An approach disclosed in U.S. Pat. No. 5,592,730 and another disclosed in U.S. Pat. No. 5,559,388, both present methods of creating conductive vias (conductive columns arranged orthogonally, along the z-axis, to the plane of the transducer array) through the backing material. While these methods are effective, they are also complex and time consuming to produce and require the use of a poured backing, which can distort due to shrinking during the curing process, negatively affecting acoustic performance. Further, as these z-axis connection methods still represent an intermediate electrical connection and require soldering relatively near the piezoelectric material, they do little to improve the issue of overheating applied to the piezoelectric material by using a flex circuit or other type of intermediate board.
In addition, methods for creating flex circuits or conductive vias through the backing material typically require a significant initial investment and setup time. While the additional cost and effort associated with these methods may be acceptable for large runs of mass produced standard transducer assemblies, they can significantly reduce the cost effectiveness and increase the design time of small runs of custom, application specific transducer assemblies.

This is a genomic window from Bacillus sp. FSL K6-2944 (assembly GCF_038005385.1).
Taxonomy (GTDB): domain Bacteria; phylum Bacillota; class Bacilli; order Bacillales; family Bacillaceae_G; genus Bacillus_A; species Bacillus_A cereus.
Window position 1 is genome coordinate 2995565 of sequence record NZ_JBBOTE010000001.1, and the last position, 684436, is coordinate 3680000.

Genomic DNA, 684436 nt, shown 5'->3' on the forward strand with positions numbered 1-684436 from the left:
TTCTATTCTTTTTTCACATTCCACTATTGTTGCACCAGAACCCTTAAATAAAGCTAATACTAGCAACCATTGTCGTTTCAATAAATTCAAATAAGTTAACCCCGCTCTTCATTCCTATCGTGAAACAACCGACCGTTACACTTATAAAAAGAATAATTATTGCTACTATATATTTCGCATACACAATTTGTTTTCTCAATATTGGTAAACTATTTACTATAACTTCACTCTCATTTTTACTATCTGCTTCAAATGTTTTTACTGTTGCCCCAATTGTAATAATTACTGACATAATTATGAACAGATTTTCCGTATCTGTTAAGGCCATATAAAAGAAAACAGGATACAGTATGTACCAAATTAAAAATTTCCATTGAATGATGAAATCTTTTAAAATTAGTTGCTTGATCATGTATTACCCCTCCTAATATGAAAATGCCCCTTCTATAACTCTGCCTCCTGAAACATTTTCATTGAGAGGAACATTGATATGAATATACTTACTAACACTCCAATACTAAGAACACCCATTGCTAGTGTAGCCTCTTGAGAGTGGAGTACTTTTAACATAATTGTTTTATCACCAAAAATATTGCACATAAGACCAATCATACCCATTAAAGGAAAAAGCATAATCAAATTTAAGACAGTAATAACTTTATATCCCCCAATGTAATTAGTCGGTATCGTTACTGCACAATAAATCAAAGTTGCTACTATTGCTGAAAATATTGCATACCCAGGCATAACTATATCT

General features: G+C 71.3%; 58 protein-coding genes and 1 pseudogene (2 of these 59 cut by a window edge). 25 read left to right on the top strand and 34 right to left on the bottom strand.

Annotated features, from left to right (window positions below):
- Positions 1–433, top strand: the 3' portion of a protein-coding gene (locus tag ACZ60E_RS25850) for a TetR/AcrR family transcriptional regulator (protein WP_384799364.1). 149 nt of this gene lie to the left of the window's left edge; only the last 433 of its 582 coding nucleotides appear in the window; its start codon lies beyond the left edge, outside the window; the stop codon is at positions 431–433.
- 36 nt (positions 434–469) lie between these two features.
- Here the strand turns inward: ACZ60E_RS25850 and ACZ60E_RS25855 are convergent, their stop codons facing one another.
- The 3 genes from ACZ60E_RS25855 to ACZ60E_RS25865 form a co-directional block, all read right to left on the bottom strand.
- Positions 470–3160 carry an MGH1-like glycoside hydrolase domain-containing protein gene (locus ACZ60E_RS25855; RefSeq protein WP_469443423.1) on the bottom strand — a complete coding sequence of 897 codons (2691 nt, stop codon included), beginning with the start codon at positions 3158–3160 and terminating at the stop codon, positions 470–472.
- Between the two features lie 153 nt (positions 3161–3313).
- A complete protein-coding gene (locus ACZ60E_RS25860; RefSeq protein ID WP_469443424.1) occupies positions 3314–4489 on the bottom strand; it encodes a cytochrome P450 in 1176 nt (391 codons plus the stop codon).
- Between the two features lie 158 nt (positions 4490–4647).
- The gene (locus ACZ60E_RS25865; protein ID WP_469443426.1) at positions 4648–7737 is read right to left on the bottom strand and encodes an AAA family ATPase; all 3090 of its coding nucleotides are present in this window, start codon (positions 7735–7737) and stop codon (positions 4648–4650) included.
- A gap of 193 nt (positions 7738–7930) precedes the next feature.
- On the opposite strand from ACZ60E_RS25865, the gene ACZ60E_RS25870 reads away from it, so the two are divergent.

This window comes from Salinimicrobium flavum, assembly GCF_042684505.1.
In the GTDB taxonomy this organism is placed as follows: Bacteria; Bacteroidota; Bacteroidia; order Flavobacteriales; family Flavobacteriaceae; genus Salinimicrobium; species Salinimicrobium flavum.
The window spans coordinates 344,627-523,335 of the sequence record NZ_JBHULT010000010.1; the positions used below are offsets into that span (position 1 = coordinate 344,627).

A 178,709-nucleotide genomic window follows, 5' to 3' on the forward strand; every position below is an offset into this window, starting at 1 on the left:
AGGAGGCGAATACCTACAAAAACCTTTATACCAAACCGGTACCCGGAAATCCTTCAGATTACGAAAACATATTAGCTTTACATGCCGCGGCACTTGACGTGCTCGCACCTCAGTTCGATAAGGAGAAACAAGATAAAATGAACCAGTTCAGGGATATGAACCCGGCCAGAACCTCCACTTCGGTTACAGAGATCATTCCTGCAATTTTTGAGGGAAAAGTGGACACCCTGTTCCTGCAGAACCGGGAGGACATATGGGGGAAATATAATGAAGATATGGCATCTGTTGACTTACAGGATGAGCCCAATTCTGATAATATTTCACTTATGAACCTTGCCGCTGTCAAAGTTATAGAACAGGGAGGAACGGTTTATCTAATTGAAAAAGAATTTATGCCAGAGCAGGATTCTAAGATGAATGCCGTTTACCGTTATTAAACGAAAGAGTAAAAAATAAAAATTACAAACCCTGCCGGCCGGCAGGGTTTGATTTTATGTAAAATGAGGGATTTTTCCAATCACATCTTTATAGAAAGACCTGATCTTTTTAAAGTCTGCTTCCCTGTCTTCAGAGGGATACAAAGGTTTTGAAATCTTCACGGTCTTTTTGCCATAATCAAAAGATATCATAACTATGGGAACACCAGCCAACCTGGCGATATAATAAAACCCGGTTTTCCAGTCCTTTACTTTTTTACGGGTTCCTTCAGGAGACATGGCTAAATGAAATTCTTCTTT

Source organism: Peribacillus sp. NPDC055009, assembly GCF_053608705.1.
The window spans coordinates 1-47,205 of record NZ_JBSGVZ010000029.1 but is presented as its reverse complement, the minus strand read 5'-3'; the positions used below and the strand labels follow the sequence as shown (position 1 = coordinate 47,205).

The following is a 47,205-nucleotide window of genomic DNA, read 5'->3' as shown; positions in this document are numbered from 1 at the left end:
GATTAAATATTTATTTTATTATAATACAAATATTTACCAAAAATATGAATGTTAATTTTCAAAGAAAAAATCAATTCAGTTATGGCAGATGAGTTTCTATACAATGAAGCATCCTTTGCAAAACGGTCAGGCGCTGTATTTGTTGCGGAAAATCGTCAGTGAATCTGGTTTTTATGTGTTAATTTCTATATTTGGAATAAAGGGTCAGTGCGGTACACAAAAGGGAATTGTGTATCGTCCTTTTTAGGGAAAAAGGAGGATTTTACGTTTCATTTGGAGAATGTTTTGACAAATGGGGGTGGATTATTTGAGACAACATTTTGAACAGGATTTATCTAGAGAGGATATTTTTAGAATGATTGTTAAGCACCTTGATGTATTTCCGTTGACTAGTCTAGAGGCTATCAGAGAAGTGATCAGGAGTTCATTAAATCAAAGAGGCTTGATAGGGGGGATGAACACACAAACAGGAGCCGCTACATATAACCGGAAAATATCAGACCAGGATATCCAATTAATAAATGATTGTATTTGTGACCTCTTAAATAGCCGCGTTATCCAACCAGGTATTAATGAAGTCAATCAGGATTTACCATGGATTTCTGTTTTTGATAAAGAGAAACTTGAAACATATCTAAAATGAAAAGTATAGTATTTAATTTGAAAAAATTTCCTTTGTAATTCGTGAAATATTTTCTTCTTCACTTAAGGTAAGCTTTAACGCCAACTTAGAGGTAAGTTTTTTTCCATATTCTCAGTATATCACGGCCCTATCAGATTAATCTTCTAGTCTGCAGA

Accordingly, it would be advantageous to provide an alignment and electrical connection method between the piezoelectric elements and the control circuitry which is reliable, simple, and elegant to manufacture. It would also be advantageous if this new method eliminated the need for high temperature soldering on or near the piezoelectric elements. Further, it would be advantageous if this new method significantly reduced the contact area required by existing methods to secure electrical connections to the piezoelectric elements. It would also be advantageous if this new method significantly reduced the number of intermediate connections required between the control circuitry and the piezoelectric elements. It would also be advantageous if this new method provided a cost effective and timely means to fabricate custom, application specific transducer assemblies.